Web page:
Pakistan’s rupee had its worst month since 1989 amid a dollar shortage and concerns over a delay in an International Monetary Fund bailout program.
The currency fell more than 14 percent against the dollar in July, ending Friday’s trading at 239 per greenback, the biggest monthly slide since Bloomberg started compiling data in 1989.
It’s also the worst decline globally after Ukraine’s currency for the month.
Pakistan is striving to stave off fears it will follow Sri Lanka into a default this year, as renewed political turmoil raised doubts on whether it would be able to secure its IMF loan tranche. The nation is also trying to obtain funds from countries like China and Saudi Arabia, as it stares down to a $1 billion bond payment in December.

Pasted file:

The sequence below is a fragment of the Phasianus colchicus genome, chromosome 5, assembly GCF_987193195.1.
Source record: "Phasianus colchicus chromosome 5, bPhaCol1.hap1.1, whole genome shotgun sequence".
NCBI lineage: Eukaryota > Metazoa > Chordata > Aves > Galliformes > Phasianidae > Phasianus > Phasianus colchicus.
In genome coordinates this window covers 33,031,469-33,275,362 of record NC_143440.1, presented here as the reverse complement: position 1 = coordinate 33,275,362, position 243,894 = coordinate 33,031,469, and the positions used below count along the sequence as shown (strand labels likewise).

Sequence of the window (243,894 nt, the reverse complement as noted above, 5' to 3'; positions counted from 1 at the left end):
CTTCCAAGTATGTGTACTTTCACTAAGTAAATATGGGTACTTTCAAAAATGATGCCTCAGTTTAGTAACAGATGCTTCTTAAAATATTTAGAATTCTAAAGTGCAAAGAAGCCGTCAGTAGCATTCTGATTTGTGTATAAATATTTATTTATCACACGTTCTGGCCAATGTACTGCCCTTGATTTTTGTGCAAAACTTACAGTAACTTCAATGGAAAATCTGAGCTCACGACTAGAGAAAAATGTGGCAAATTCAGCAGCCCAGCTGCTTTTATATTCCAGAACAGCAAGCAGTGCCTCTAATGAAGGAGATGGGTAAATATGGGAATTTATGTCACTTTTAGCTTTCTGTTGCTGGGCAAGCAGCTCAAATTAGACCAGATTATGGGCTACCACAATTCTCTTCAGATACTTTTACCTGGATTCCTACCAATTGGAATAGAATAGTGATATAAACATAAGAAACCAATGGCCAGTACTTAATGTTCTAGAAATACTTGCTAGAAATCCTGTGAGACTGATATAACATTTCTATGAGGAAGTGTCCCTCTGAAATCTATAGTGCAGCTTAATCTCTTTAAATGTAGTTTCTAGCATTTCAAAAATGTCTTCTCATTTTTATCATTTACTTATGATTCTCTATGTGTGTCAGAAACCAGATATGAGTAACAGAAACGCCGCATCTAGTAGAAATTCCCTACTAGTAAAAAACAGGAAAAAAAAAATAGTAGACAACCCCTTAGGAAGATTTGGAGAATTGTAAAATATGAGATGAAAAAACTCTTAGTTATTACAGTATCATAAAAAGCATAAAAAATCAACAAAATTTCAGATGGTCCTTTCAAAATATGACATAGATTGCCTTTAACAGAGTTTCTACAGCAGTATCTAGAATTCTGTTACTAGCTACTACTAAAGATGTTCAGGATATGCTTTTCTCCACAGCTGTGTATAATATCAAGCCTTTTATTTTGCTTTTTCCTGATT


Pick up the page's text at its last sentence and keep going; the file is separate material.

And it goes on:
“What’s driving the recent plunge? The finance minister says its due to politics. The central bank governor cites the dollar’s surge,” Ankur Shukla, an economist for Bloomberg Economics in Mumbai, wrote in a report. “The main driver is more straight-forward: fear the country may not secure aid from the International Monetary Fund quickly enough to avoid following Sri Lanka into default.”The turmoil has led bond investors to ditch the country’s dollar debt, sending prices to record lows. S&P Global Ratings cut Pakistan’s credit outlook to negative from neutral on Thursday, saying the nation’s external position is weakening with higher commodity prices, the rupee’s depreciation and tighter global financial conditions.